Conclusions: These findings suggest that CBD has beneficial effects in patients with schizophrenia. As CBD’s effects do not appear to depend on dopamine receptor antagonism, this agent may represent a new class of treatment for the disorder.
Method: In an exploratory double-blind parallel-group trial, patients with schizophrenia were randomized in a 1:1 ratio to receive CBD (1000 mg/day; N=43) or placebo (N=45) alongside their existing antipsychotic medication. Participants were assessed before and after treatment using the Positive and Negative Syndrome Scale (PANSS), the Brief Assessment of Cognition in Schizophrenia (BACS), the Global Assessment of Functioning scale (GAF), and the improvement and severity scales of the Clinical Global Impressions Scale (CGI-I and CGI-S).
Results: After 6 weeks of treatment, compared with the placebo group, the CBD group had lower levels of positive psychotic symptoms (PANSS: treatment difference=-1.4, 95% CI=-2.5, -0.2) and were more likely to have been rated as improved (CGI-I: treatment difference=-0.5, 95% CI=-0.8, -0.1) and as not severely unwell (CGI-S: treatment difference=-0.3, 95% CI=-0.5, 0.0) by the treating clinician. Patients who received CBD also showed greater improvements that fell short of statistical significance in cognitive performance (BACS: treatment difference=1.31, 95% CI=-0.10, 2.72) and in overall functioning (GAF: treatment difference=3.0, 95% CI=-0.4, 6.4). CBD was well tolerated, and rates of adverse events were similar between the CBD and placebo groups.
Objective: Research in both animals and humans indicates that cannabidiol (CBD) has antipsychotic properties. The authors assessed the safety and effectiveness of CBD in patients with schizophrenia.
Keywords: Cannabidiol; Clinical Trial; Psychosis; Schizophrenia; Treatment.
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Guillermo Alonso Castaño-Pérez
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More recently, the effects of CBD on psychosis were explored in two double-blind randomized placebo-controlled clinical trials. McGuire and colleagues 12 used CBD as an adjunctive medication in treatment of acute psychosis in individuals who had schizophrenia or other non-affective psychotic disorders. Participants (N = 88) received either CBD 1000 mg daily (in two divided doses) or placebo in addition to their routine antipsychotic medications (continued unchanged during the study) for 6 weeks.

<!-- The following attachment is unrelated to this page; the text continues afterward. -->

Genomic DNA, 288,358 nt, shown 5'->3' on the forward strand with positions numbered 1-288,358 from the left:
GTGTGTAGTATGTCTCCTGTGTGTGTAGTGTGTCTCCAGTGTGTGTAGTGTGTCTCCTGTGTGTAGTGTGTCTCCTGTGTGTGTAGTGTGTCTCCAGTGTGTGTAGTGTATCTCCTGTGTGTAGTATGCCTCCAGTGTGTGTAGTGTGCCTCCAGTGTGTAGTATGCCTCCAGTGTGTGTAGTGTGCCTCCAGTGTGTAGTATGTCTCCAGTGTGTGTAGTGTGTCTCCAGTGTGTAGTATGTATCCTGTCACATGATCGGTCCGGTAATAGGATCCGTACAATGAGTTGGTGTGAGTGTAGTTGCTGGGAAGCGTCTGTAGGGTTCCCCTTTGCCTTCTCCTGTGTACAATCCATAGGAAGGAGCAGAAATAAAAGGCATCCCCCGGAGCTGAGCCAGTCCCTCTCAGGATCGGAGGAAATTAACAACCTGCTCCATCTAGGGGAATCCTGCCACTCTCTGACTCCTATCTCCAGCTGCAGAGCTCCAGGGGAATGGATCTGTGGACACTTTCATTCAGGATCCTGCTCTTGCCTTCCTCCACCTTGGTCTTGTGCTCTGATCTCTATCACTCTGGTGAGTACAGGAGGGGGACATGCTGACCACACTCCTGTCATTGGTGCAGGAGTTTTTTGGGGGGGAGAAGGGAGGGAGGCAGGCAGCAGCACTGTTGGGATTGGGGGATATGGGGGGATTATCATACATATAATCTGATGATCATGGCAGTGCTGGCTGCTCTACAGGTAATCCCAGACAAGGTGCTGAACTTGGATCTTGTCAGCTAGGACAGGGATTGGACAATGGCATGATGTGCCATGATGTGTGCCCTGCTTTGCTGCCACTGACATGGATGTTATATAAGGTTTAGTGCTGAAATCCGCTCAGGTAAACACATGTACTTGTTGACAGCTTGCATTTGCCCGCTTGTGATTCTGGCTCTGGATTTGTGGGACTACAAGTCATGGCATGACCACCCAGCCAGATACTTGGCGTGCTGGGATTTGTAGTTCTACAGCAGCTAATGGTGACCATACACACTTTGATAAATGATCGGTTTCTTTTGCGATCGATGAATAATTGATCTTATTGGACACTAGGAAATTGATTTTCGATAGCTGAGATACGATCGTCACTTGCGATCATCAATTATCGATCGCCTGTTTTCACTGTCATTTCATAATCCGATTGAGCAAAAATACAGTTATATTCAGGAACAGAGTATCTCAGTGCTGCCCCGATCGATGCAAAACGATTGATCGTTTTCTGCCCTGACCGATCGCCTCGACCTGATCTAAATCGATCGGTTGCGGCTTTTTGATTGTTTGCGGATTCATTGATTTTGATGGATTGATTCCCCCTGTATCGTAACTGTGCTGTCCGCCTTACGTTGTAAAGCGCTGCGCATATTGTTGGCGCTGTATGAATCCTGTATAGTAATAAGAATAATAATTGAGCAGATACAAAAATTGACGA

The potential beneficial effects of CBD on cognition in patients with schizophrenia have critical importance, since cognitive deficits are common in schizophrenia (up to 75%-85% of patients), usually precede other symptoms, and respond minimally to the available pharmacological treatments.
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The exact mechanism of action is still unknown for CBD’s potential anti-psychotic properties. Unlike other antipsychotic medications, CBD does not greatly affect dopaminergic neurons, and unlike THC, it does not bind to cannabinoid receptors. However, CBD reportedly increases the CSF levels of anandamide, one of the main endocannabinoid ligands, by blocking its degrading enzyme, fatty acid amide hydrolase, or by competing with anandamide intracellular transporters. It is interesting to note that anandamide levels are negatively correlated with severity of psychotic symptoms, whereas increased anandamide levels in psychotic patients treated with CBD are correlated with clinical improvement. This may suggest that CBD contributes to amelioration of psychosis by increasing the endogenous levels of anandamide. However, further studies are needed to confirm this.